Monday, 29 November 2010

16 Music Players for Linux

Linux came a long way concerning music players in the last couple of years and if in the past there were only few choices for users - XMMS has to be mentioned here - well, now there are so many players to choose from, and if most share the same features, each one provides an alternative by bringing a new feature or a different interface. This I can tell, can satisfy any user's taste. Without further ado, here are no less than 16 graphical music players for Linux.

Each player (except for the last two) have been reviewed before here at TuxArena and there is a link to the review after the application's name.

Amarok - full review
I don't think Amarok needs an introduction. Every long-time KDE user tested it at least once, and most of KDE users use it as their primary music player, not to mention it comes by default in distributions like Kubuntu, the KDE-based branch of Ubuntu. Amarok is a powerful, collection-oriented player, with an interface which, although loved by some and contested by others, looks very good and offers as much information as it could. It comes with dynamic playlist support, cover manager, Internet services, integration, scripting support, Internet radio support, media devices support and much, much more.
Amarok - one of the most popular and powerful music players on Linux

Rhythmbox - full review
Rhythmbox is the default audio player in Gnome and Ubuntu implicitly. Among the top features it comes with are the music library, sortable playlists, plugins, local file cover support, integration, support for services like Jamendo or Magnatune. Another feature of Rhythmbox is the integration with Ubuntu One Music Store, the service provided by Canonical, the company behind Ubuntu (I don't know if this is Ubuntu-specific only though).

Rhythmbox is the default audio player in Gnome

Banshee - full review
Some would recommend Banshee as the first option for replacing Rhythmbox. Banshee integrates in Gnome and it comes with a full set of features, offering a media library, 10-band equalizer, integration, cover fetching, playlist support, podcasts and a whole bunch of plugins . Banshee also offers a video library and support for playing movies and video formats. Its only problem seems to be stability though, I had some problems with random crashes and fetching local covers doesn't seem to work (Ubuntu 10.10 and Banshee 1.8.0).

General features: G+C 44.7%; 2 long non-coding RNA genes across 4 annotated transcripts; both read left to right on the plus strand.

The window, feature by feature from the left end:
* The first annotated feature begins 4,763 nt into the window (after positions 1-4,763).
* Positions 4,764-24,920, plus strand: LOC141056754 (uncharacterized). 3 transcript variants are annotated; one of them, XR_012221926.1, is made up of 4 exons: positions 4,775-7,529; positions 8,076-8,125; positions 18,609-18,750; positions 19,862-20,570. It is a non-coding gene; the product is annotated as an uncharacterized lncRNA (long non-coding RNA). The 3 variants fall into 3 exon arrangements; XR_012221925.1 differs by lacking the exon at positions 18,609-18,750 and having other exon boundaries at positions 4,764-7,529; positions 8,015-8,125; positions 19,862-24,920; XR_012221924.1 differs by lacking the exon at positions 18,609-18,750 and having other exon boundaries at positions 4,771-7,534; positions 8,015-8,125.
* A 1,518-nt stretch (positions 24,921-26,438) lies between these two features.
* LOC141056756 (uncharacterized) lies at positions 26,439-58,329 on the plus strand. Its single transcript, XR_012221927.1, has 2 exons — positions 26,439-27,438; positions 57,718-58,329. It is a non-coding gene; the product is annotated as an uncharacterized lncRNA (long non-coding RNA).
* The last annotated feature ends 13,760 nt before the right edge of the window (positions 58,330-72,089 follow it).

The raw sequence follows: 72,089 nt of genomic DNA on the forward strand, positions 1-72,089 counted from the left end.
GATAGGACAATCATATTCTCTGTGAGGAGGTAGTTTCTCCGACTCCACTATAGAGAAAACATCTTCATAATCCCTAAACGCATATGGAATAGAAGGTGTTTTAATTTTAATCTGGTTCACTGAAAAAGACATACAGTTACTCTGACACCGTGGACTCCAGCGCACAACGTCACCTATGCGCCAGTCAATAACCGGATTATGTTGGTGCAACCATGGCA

Banshee is a full-featured player which also includes video capabilities

Audacious - full review
This is the GTK2 replacement for the now deprecated XMMS. It comes with Winamp 2.x skin support, an interface which resembles the Winamp 2 look and feel, support for covers, an equalizer, and more. Version 2.4 offers two view modes available in the View menu: Gtk interface and the Winamp Classic interface (screenshots below).

Audacious is a replacement for XMMS which offers two view modes: Gtk and Winamp Classic

Clementine - full review
For those who complain about the direction Amarok 2 took, Clementine can be a very good alternative to Amarok 1.4. Clementine's goal is a port of Amarok 1.4 to KDE4, and until now it's done a good job. Some of the many features of Amarok 1.4 are not yet implemented, but still Clementine offers sortable playlists, cover manager, equalizer, collection manager, file manager, song submission. It still lacks support for scripts though.
Homepage #1
Homepage #2

Clementine aims to be the KDE4 port of Amarok 1.4 and does a pretty good job

Qmmp - full review
I was talking about Audacious being the GTK replacement of XMMS. Well, Qmmp is the Qt replacement for it, making it perfect for KDE users. It resembles the XMMS interface, supports Winamp 2.x skins, it allows plugins.
Homepage #1
Homepage #2

Qmmp - the KDE replacement of XMMS

Listen - full review
Listen is another player for Gnome, and it comes with a clean, well-organised interface as well as support for plugins, integration, four display modes (small, normal, full and party mode), lyrics fetching, Wikipedia integration for artist and song info.

Listen - typical player for Gnome, featuring a well-organised interface

Exaile - full review
Yet another GTK application, Exaile features music collection, lyrics fetching, file browser, radio support, sortable playlist, device manager, 10-band equalizer, queue, covers support. Exaile is also highly configurable via the Edit -> Preferences menu.

Exaile is a feature-rich GTK player offering a good alternative to Rhythmbox or Banshee